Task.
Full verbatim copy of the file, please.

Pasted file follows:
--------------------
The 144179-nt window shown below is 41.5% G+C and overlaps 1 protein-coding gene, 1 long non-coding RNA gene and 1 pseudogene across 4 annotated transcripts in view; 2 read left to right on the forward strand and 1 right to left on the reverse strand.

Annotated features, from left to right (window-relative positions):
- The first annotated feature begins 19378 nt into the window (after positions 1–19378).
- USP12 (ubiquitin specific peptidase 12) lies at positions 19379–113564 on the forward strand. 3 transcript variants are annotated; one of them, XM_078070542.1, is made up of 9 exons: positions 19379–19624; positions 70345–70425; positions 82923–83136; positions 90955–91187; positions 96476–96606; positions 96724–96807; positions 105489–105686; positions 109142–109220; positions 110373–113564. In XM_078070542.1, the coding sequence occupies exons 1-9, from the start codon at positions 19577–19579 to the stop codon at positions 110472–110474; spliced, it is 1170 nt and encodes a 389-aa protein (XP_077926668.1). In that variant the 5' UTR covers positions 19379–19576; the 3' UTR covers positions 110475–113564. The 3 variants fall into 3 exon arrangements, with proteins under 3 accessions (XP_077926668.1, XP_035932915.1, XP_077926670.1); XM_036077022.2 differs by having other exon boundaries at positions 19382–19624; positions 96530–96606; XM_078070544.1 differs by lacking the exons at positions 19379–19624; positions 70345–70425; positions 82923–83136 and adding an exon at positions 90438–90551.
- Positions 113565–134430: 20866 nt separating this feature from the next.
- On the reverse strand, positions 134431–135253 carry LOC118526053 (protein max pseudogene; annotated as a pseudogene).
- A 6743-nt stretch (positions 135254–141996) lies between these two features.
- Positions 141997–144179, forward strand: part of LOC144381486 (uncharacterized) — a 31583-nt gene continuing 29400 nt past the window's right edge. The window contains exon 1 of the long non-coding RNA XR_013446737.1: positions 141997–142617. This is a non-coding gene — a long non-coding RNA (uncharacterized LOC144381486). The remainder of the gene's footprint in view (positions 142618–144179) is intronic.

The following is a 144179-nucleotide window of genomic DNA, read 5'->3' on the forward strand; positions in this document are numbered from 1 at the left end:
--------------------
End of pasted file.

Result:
The 144179-nt window shown below is 41.5% G+C and overlaps 1 protein-coding gene, 1 long non-coding RNA gene and 1 pseudogene across 4 annotated transcripts in view; 2 read left to right on the forward strand and 1 right to left on the reverse strand.

Annotated features, from left to right (window-relative positions):
- The first annotated feature begins 19378 nt into the window (after positions 1–19378).
- USP12 (ubiquitin specific peptidase 12) lies at positions 19379–113564 on the forward strand. 3 transcript variants are annotated; one of them, XM_078070542.1, is made up of 9 exons: positions 19379–19624; positions 70345–70425; positions 82923–83136; positions 90955–91187; positions 96476–96606; positions 96724–96807; positions 105489–105686; positions 109142–109220; positions 110373–113564. In XM_078070542.1, the coding sequence occupies exons 1-9, from the start codon at positions 19577–19579 to the stop codon at positions 110472–110474; spliced, it is 1170 nt and encodes a 389-aa protein (XP_077926668.1). In that variant the 5' UTR covers positions 19379–19576; the 3' UTR covers positions 110475–113564. The 3 variants fall into 3 exon arrangements, with proteins under 3 accessions (XP_077926668.1, XP_035932915.1, XP_077926670.1); XM_036077022.2 differs by having other exon boundaries at positions 19382–19624; positions 96530–96606; XM_078070544.1 differs by lacking the exons at positions 19379–19624; positions 70345–70425; positions 82923–83136 and adding an exon at positions 90438–90551.
- Positions 113565–134430: 20866 nt separating this feature from the next.
- On the reverse strand, positions 134431–135253 carry LOC118526053 (protein max pseudogene; annotated as a pseudogene).
- A 6743-nt stretch (positions 135254–141996) lies between these two features.
- Positions 141997–144179, forward strand: part of LOC144381486 (uncharacterized) — a 31583-nt gene continuing 29400 nt past the window's right edge. The window contains exon 1 of the long non-coding RNA XR_013446737.1: positions 141997–142617. This is a non-coding gene — a long non-coding RNA (uncharacterized LOC144381486). The remainder of the gene's footprint in view (positions 142618–144179) is intronic.

The following is a 144179-nucleotide window of genomic DNA, read 5'->3' on the forward strand; positions in this document are numbered from 1 at the left end: